Reforming the African Union

By AT editor - 3 August 2015 at 3:55 pm

The African Union (AU) is plagued by allegations of its ineffectiveness. From its inability to act against the Ebola crisis to the migrant problem in the Mediterranean Sea, AU has been constantly criticized. One can say that the union’s hands are tied. Given its unsustainable and problematic funding, AU is unable to perform its mandate. It might be a long road for the union to cope with its financial security just to deliver, but businesses play a key role in pushing for an AU that actually strives to work in achieving its objectives.

The AU is a continental union composed of 54 African countries. Except for Morocco, the AU is the continent’s most comprehensive regional bloc that replaced its precursor the Organization of African Unity (OAU). While the OAU was dissolved in 2002 due to its failure to institutionalize democracy, the AU took its place and promised to address the weakness of the OAU. The AU’s has 14 objectives, notably the promotion of peace, security, and stability in the continent; as well as continuing the promotion of democratic principles and institutions, popular participation and good governance. But for these mandates to be accomplished, the issue of funding and being self-sufficient hampers its performance.

As of 2014, only 33 percent of AU’s funding comes from its member states. Out of its $138.5 million target, only $84.6 million has been collected from its member states. South Africa, Angola, Nigeria and Algeria are four top contributing countries, while majority of its members fail to wholly pay their dues. The remaining percentage of the budget comes from external donors such as the World Bank and the European Union (EU), or countries like the United States, the Netherlands, the United Kingdom, Spain, China, Turkey, Canada, Sweden and Germany.

This heavy dependence on the West to keep afloat is described as contradictory, especially if Africa were to solve its own problems. On one hand, there’s a growing anti-West rhetoric from the union who regularly denounced Western powers as imperialists. Zimbabwean President Robert Mugabe has been regularly targeting the United States and the EU. Amidst these diatribes hurled against the West, AU chairperson Nkosazana Dlamini-Zuma raised concerns over its dependence on Western funding.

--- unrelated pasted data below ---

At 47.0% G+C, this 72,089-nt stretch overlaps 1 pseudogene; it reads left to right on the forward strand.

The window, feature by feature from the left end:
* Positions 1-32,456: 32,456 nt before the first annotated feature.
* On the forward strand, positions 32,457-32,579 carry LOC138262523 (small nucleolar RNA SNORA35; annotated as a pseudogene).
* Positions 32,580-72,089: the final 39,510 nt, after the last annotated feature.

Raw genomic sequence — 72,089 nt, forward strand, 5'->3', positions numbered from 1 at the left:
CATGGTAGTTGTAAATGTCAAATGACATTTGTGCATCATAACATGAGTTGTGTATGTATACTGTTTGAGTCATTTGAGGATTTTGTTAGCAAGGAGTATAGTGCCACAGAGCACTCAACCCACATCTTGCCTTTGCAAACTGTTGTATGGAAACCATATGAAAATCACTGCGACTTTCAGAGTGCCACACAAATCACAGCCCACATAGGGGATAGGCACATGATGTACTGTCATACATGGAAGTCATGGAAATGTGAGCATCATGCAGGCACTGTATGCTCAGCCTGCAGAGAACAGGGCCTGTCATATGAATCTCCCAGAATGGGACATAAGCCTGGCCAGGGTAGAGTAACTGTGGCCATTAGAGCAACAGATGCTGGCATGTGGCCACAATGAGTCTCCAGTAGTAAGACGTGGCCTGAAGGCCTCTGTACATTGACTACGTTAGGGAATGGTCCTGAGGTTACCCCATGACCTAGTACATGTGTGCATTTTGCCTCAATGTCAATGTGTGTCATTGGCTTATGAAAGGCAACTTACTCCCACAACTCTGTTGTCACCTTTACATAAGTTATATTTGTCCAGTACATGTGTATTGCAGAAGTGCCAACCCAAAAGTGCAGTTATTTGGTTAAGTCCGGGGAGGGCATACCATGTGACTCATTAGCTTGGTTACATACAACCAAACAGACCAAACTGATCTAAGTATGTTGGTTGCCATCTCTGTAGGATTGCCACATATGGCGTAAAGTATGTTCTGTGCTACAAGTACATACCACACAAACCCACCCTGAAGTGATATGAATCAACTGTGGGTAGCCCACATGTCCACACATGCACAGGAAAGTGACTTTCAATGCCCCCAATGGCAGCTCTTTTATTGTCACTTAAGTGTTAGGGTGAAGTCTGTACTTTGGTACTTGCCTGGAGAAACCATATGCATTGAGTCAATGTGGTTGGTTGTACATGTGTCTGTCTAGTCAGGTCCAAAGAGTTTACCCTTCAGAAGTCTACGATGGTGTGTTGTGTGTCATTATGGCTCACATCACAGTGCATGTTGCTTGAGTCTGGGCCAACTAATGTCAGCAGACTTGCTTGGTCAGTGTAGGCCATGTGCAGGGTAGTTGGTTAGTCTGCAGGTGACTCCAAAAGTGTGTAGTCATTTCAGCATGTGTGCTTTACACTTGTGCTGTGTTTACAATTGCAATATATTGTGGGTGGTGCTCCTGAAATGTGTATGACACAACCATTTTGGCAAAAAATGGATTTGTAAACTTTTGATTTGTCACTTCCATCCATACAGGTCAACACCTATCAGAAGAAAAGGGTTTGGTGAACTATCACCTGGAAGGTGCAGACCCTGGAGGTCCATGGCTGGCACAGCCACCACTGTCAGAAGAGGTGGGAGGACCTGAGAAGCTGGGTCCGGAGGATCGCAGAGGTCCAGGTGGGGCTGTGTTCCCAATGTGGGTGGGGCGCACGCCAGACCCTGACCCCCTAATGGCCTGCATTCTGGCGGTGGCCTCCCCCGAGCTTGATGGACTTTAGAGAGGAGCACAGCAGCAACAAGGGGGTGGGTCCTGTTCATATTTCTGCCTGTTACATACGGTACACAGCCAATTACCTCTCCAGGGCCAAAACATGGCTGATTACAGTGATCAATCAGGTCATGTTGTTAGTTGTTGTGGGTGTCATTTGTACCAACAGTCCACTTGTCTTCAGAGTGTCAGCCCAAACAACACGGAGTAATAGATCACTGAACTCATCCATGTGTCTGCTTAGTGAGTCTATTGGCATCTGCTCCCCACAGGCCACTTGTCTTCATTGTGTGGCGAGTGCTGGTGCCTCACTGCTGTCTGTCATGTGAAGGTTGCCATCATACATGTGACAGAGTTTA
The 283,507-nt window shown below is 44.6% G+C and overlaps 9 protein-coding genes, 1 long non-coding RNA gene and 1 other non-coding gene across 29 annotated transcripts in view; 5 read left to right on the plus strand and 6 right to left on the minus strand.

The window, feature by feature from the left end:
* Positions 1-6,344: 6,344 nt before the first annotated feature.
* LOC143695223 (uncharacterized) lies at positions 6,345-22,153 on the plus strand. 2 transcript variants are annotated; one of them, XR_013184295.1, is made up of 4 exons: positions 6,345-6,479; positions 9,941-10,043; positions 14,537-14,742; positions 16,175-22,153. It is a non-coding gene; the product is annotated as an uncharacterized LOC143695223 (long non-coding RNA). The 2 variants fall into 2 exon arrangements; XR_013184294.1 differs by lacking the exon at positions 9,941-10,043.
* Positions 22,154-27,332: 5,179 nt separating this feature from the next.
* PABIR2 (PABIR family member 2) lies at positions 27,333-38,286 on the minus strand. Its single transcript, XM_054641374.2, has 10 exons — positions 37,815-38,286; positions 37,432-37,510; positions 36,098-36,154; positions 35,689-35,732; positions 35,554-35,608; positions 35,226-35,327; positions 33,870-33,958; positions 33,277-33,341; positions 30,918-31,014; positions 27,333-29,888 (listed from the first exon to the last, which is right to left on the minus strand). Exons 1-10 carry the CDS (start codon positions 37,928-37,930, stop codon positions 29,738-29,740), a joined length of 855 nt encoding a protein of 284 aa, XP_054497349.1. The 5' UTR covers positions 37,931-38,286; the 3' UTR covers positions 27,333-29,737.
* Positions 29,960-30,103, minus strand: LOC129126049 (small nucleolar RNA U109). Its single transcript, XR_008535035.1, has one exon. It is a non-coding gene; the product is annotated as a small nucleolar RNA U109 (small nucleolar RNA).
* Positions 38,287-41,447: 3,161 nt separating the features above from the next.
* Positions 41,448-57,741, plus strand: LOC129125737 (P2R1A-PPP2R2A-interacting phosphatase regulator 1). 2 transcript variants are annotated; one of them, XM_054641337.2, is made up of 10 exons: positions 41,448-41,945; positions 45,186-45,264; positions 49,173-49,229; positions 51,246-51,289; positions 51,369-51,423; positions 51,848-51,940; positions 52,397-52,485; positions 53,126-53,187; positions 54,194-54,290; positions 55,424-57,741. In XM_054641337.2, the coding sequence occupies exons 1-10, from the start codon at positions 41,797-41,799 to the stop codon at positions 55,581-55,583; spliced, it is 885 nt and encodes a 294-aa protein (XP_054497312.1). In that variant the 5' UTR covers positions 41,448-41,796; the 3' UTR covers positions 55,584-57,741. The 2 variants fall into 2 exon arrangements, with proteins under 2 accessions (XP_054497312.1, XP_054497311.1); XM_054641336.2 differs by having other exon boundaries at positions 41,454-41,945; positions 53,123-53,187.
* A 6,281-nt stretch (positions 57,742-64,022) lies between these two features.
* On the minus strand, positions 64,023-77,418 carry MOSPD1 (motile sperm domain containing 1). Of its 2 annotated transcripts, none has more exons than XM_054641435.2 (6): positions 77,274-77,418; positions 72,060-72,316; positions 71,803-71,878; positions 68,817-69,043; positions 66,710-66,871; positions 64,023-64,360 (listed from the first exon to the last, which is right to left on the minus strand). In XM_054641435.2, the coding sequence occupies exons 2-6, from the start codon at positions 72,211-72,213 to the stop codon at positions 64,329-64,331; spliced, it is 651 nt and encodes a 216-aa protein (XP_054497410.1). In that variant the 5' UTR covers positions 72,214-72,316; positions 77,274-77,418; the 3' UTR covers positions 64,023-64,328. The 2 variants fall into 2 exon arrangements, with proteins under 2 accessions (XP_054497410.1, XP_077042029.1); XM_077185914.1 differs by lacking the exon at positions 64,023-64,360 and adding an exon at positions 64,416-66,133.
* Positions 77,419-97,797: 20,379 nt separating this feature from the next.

Again, a big part of the problem is its member states failure to pay their dues. With the conclusion of the annual AU summit in January, it prescribed that Egypt and Libya should likewise increase their contributions as two of the six wealthier member states. Another part of the problem is the illicit flow of capital from the continent. Africa is losing around $50 billion every year from illicit transfers due to fraudulent government transactions. From 1970 until 2008, an estimated $850 billion has been siphoned off Africa’s reserves, with Nigeria accounting for a quarter of this loss during the same period.

Due to lateness in contribution by the member states and the illicit flow of money, AU was unable to execute planned development-related infrastructure programmes. In this downward spiral, economic growth has been subsequently stalled. The general composition of AU’s funding itself has also put the union in a difficult situation, as these funds often have strings attached. It is difficult to push for an Africa-centric growth when there is the problem of compliance with the fine print stipulated by the incoming funds. The AU must push for self-sufficiency if they want to achieve it. Raising funds domestically, as well as working closely with local businesses can help achieve this end.

If we recall, one of the primary objectives of the AU is to promote democratic principles and institutions. An integral aspect of this mandate is the achievement of long-lasting peace in the continent. However, Africa still suffers from various ethnic clashes and division among different religious groups. The AU, unlike the OAU, has followed the principle of non-interference in domestic affairs of its member states. With these restrictions they are at times slow or even unable to respond to conflicts in the continent. In this political front, businesses must open a dialogue with the AU that, in exchange of increased capital flows, an environment conducive for entrepreneurship must be fostered. This pre-requisite prior to increased investment build investor confidence, and creates jobs for the population as well.

In the development mechanism, businesses can also work closely with the AU in planning infrastructure projects to stimulate growth. As early as January 2015, the AU has been planning to increase involvement of the private sector in addressing the lack of infrastructure that hinders growth. The AU’s Programme for Infrastructure Development in Africa (PIDA) has developed 16 priority trans-national projects, which was introduced to the private sector for financing. This public and private partnership initiative seeks to address deficiencies in the continent’s infrastructure where only 62 percent of the African population has access to electricity, and only 25 percent of its road networks are paved.

Lastly, businesses have a self-interest to protect in Africa – the human capital. During the Ebola crisis that struck West Africa, businesses have been worrying about the investment they have shelled out if their labor force is at risk for infection. The AU’s has a stake in the crisis as it has the capability to mobilize knowledge from its member states who had previous experience dealing with a similar crisis. The businesses can only provide so much in mitigating the issue, but AU must be have the will to work together with the private sector. Businesses are ready to help provided that public institutions do their part.

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